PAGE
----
Japan's Takeda badly missed its earnings projections in May, as R&D and marketing costs for emerging markets came in much higher than expected. But Takeda CEO Yasuchika Hasegawa insists the company is righting itself and that its bet on emerging markets will be key. He is upping that wager with a new operation in the rapidly-growing Latin American market, where the company already has a significant foothold.
Takeda said today it is opening a subsidiary in Peru, after already establishing a presence in Brazil, Mexico, Argentina, Venezuela, Colombia and Ecuador. Citing IMS Market Prognosis statistics, the company said drug sales in those countries hit $60 billion in 2012 and are expected to grow at a compound annual rate of 12.5% between 2013 and 2017. While Peru is not a large country, Takeda sees promise there in its growing economy. It says drug sales last year were $1.5 billion and are slated to grow 8% this year.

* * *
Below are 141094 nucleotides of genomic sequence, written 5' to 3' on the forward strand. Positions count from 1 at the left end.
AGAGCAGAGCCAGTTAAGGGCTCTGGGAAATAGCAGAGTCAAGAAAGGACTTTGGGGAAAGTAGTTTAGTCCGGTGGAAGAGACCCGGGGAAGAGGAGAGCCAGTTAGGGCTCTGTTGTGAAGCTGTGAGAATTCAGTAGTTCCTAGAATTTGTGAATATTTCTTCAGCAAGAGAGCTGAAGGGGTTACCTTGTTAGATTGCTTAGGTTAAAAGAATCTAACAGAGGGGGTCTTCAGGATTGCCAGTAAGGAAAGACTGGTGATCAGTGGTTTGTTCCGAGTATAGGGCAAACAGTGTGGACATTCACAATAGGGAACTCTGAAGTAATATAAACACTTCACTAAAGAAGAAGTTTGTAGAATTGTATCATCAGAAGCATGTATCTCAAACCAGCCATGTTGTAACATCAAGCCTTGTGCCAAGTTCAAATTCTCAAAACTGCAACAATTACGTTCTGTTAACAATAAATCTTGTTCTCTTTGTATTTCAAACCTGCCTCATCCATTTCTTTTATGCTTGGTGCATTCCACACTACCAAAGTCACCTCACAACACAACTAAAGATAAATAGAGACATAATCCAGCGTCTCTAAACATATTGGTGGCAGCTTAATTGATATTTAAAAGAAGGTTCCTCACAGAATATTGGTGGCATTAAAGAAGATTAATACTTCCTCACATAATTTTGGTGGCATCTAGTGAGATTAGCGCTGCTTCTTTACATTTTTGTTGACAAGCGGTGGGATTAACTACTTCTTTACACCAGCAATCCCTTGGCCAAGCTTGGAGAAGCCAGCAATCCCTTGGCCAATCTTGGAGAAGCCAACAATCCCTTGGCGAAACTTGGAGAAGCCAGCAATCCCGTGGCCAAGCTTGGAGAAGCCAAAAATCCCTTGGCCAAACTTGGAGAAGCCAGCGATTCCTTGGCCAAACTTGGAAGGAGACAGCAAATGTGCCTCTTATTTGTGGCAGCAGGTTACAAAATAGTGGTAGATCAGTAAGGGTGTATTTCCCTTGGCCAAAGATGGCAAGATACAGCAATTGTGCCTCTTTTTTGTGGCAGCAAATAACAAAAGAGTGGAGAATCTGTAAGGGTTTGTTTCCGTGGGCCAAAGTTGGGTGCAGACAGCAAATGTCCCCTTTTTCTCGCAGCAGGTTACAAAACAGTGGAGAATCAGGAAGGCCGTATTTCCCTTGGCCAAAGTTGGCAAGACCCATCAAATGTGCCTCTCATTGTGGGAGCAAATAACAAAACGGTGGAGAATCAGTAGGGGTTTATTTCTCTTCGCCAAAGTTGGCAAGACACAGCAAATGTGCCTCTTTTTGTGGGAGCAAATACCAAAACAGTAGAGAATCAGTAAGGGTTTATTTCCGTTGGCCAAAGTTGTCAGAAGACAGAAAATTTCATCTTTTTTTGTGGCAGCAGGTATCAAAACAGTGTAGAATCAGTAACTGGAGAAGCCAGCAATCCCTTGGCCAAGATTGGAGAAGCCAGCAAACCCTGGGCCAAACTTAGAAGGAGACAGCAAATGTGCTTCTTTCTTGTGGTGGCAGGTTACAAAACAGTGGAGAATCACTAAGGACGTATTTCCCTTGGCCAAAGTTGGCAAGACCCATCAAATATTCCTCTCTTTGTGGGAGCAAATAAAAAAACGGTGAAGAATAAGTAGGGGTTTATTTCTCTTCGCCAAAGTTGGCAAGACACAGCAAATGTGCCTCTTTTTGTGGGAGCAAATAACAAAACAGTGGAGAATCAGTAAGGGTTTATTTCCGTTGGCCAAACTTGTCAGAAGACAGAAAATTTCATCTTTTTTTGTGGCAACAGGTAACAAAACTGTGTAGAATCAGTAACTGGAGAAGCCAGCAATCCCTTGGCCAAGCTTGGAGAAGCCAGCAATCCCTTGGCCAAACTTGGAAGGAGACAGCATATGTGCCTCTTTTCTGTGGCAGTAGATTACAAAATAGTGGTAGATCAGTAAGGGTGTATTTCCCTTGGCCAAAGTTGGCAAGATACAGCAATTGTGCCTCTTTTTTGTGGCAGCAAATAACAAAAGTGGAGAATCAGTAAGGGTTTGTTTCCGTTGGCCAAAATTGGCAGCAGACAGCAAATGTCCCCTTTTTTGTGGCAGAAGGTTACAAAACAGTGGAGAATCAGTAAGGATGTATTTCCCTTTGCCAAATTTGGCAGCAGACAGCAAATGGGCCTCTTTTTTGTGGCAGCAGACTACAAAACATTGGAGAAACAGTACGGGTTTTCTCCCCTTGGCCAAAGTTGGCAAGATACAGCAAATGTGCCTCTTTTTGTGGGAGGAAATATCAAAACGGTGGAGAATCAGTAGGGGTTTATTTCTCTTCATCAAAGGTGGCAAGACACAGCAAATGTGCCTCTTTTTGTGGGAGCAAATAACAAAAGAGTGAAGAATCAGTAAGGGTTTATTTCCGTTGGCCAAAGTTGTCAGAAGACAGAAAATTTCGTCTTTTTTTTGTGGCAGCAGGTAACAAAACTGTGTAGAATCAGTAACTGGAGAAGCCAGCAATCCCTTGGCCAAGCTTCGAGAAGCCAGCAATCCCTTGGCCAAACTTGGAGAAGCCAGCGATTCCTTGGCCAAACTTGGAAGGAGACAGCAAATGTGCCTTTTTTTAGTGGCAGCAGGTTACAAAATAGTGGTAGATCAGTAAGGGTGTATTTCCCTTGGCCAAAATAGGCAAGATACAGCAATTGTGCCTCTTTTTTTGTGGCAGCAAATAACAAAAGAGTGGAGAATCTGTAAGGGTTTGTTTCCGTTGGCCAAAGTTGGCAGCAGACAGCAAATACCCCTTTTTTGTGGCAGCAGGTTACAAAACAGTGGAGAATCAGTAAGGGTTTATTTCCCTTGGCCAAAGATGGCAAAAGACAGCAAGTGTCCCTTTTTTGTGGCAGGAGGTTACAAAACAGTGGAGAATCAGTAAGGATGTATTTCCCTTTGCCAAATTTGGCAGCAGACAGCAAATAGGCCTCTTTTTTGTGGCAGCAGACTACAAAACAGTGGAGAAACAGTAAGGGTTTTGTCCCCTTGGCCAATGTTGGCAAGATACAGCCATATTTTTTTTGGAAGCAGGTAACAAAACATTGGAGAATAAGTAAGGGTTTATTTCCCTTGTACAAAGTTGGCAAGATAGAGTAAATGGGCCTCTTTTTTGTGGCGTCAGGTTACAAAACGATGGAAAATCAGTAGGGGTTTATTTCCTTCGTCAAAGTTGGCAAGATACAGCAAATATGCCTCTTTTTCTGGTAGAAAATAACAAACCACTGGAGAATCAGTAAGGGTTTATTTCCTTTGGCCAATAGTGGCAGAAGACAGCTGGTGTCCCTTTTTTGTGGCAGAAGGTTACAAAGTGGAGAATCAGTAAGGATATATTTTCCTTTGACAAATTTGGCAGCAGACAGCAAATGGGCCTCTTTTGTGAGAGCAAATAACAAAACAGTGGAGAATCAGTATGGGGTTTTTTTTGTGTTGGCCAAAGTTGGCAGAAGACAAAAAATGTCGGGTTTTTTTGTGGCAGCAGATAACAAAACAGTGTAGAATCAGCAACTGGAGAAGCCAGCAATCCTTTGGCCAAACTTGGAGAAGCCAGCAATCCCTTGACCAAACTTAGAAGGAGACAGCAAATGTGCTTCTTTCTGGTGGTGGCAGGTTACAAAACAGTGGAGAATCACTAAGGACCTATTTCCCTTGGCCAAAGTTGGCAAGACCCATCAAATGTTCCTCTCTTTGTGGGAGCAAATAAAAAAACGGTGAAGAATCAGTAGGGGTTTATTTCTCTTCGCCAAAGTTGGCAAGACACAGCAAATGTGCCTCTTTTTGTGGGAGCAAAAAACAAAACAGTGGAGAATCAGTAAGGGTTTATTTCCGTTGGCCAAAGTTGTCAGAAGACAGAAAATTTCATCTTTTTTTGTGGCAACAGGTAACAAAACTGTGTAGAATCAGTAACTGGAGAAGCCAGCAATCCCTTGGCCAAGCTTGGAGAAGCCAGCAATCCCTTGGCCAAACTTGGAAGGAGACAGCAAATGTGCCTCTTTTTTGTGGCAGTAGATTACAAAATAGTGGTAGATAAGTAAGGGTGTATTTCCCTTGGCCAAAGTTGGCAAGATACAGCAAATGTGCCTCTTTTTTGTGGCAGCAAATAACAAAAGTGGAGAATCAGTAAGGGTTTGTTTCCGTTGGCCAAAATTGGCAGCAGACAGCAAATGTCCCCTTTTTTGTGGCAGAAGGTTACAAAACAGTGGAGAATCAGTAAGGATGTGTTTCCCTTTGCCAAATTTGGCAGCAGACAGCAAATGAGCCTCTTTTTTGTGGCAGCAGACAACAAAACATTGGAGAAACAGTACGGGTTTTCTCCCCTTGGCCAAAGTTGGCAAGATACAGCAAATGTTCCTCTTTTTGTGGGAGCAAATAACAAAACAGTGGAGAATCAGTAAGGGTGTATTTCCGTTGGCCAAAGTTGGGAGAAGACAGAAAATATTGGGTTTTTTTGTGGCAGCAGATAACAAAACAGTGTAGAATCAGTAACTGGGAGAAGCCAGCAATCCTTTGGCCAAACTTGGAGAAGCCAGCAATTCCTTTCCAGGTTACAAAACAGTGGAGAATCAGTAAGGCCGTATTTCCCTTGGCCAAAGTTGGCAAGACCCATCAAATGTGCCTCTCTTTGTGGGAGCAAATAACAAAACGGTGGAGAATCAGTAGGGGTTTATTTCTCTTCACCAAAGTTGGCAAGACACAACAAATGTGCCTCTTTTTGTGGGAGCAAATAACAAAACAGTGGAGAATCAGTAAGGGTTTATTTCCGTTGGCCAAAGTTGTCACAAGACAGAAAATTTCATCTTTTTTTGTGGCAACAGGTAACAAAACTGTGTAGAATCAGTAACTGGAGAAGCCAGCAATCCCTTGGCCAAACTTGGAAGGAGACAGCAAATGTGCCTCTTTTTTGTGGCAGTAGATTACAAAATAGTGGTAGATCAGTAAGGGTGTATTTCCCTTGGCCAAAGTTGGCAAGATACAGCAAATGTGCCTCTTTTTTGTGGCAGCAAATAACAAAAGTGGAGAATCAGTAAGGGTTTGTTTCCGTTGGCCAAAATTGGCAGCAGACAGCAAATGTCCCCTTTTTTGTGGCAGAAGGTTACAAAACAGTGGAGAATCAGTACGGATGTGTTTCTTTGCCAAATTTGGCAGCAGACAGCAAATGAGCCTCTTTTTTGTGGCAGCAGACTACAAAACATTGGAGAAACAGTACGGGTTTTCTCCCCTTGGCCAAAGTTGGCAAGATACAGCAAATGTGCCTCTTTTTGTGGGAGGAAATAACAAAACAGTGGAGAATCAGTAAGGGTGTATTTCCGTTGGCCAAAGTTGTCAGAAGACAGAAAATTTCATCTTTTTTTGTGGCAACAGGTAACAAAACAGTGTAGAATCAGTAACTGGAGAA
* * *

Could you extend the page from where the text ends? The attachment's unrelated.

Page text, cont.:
Takeda is trying to get on track after the loss of the patent for its long-time workhorse, Actos. The diabetes treatment had accounted for more than half of Takeda's U.S. revenue and 18% of its overall sales. In its May earnings report, the company recalculated its revenue picture for the year, saying it now expects to bring in an operating profit of ¥140 billion ($1.4 billion), dramatically off the ¥225 billion ($2.3 billion) it had projected. That news shocked markets at the time and spanked Takeda's stock.
In Peru, the company will focus on treatment areas that include gastroenterology, cardiology, metabolism, oncology and respiratory diseases. The new operation will be headed by Julio Cesar Acevedo Orrego, who came to the company with Farmacol Laboratories. Takeda picked up the Colombia-based Farmacol in its $13.6 billion acquisition of the Swiss company Nycomed. It made the Nycomed acquisition in large part to expand in emerging markets, where Nycomed was deriving about 40% of its revenues.
- here's the announcement
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